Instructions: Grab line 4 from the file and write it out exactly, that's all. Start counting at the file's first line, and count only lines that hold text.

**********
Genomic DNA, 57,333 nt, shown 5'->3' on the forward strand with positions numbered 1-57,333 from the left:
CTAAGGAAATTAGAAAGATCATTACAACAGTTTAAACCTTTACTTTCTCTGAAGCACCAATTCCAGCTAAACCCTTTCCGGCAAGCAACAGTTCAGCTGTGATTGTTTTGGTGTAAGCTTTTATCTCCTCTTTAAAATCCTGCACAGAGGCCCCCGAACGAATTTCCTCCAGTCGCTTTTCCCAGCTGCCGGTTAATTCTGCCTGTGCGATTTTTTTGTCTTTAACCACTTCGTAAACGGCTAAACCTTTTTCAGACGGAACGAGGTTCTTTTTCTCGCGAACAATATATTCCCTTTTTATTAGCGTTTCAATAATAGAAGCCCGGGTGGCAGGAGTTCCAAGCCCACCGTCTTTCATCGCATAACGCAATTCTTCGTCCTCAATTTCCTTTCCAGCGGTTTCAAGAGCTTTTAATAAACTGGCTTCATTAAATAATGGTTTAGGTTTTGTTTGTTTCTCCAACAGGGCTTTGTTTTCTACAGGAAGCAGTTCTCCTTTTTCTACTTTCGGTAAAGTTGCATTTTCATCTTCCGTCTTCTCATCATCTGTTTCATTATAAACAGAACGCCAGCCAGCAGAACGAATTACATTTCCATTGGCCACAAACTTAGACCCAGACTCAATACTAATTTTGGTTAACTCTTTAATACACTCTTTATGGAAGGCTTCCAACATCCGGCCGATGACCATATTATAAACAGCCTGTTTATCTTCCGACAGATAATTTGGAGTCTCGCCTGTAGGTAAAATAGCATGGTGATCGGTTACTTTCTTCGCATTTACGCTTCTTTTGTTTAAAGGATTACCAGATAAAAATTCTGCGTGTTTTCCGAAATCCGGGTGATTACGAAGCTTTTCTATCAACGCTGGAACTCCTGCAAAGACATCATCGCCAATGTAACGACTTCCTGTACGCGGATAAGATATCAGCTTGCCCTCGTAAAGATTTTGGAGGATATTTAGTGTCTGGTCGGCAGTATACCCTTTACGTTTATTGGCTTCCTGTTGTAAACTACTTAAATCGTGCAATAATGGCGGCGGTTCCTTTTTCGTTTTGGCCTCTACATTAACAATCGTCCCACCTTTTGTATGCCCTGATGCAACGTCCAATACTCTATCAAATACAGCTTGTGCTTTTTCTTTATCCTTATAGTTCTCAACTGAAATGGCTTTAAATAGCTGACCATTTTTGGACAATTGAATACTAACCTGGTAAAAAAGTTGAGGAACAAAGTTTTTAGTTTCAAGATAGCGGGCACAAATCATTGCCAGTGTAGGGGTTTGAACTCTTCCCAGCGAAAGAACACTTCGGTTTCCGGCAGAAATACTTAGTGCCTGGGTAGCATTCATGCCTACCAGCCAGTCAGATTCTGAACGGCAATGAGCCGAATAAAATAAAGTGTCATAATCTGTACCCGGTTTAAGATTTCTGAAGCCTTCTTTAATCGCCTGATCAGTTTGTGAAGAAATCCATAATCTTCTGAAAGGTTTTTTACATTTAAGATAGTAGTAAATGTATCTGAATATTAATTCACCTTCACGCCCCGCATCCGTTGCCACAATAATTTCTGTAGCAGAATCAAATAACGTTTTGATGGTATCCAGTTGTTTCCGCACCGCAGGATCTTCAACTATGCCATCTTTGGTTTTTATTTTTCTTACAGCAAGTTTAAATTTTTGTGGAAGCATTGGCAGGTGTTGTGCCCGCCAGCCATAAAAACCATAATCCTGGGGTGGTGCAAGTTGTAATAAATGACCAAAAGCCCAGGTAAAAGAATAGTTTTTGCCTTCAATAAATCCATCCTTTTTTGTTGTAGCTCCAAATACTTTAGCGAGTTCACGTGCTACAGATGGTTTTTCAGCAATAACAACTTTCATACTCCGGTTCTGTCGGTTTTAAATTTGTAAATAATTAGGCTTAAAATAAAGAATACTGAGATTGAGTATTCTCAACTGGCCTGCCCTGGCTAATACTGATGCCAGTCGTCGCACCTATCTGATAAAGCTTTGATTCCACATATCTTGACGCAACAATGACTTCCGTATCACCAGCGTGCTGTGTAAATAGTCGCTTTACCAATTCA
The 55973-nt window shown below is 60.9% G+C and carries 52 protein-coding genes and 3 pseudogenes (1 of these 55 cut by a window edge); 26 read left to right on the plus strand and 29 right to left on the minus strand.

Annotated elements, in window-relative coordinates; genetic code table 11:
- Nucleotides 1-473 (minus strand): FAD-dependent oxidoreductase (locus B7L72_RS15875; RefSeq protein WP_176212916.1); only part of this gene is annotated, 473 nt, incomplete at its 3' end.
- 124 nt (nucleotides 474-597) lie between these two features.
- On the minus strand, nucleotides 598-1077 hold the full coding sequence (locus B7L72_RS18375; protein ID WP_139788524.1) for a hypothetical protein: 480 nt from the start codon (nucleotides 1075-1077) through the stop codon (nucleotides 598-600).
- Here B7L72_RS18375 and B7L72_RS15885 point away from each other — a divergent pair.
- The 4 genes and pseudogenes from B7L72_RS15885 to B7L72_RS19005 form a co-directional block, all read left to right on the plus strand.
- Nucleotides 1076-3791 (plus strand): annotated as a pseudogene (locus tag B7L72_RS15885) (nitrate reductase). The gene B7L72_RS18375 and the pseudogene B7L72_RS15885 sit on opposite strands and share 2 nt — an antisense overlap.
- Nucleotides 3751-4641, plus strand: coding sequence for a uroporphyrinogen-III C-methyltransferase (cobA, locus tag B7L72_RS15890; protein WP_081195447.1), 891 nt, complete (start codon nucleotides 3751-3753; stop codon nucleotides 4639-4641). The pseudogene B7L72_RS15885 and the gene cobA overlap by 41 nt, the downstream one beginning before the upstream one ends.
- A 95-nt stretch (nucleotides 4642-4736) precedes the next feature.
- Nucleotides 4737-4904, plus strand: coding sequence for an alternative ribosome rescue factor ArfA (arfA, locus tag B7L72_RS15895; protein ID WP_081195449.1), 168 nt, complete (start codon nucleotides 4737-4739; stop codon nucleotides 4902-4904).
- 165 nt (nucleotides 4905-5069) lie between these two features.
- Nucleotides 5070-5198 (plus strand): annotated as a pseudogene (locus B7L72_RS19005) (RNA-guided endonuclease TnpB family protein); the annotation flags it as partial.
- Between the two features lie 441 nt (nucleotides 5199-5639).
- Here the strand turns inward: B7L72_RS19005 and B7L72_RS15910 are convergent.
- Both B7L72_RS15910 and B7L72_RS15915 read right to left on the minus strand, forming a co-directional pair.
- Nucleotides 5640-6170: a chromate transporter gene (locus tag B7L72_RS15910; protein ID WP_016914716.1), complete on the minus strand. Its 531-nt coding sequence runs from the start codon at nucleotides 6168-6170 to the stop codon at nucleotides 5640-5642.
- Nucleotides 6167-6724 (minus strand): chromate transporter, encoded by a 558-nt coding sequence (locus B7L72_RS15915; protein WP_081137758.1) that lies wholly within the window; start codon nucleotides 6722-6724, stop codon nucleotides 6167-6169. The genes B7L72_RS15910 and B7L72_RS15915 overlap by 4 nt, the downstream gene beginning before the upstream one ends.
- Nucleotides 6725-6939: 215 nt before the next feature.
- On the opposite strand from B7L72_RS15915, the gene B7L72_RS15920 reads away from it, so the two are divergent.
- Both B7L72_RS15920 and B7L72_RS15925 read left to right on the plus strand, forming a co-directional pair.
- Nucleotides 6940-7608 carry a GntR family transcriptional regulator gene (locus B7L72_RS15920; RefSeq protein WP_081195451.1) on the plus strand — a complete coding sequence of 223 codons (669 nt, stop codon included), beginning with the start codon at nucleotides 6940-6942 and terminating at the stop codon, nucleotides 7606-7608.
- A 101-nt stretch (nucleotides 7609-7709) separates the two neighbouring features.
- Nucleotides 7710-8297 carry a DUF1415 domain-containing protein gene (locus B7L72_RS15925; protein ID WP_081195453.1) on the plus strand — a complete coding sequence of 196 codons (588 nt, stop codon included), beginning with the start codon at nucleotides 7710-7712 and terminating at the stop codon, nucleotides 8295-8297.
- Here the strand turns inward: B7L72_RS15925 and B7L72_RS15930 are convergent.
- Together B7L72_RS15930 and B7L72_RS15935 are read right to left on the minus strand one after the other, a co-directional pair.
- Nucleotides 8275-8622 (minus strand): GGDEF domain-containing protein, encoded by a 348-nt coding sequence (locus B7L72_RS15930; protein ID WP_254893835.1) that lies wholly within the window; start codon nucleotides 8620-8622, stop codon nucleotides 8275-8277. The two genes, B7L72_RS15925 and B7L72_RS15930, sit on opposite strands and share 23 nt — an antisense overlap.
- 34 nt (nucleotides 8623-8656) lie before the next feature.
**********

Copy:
Annotated elements, in window-relative coordinates; genetic code table 11: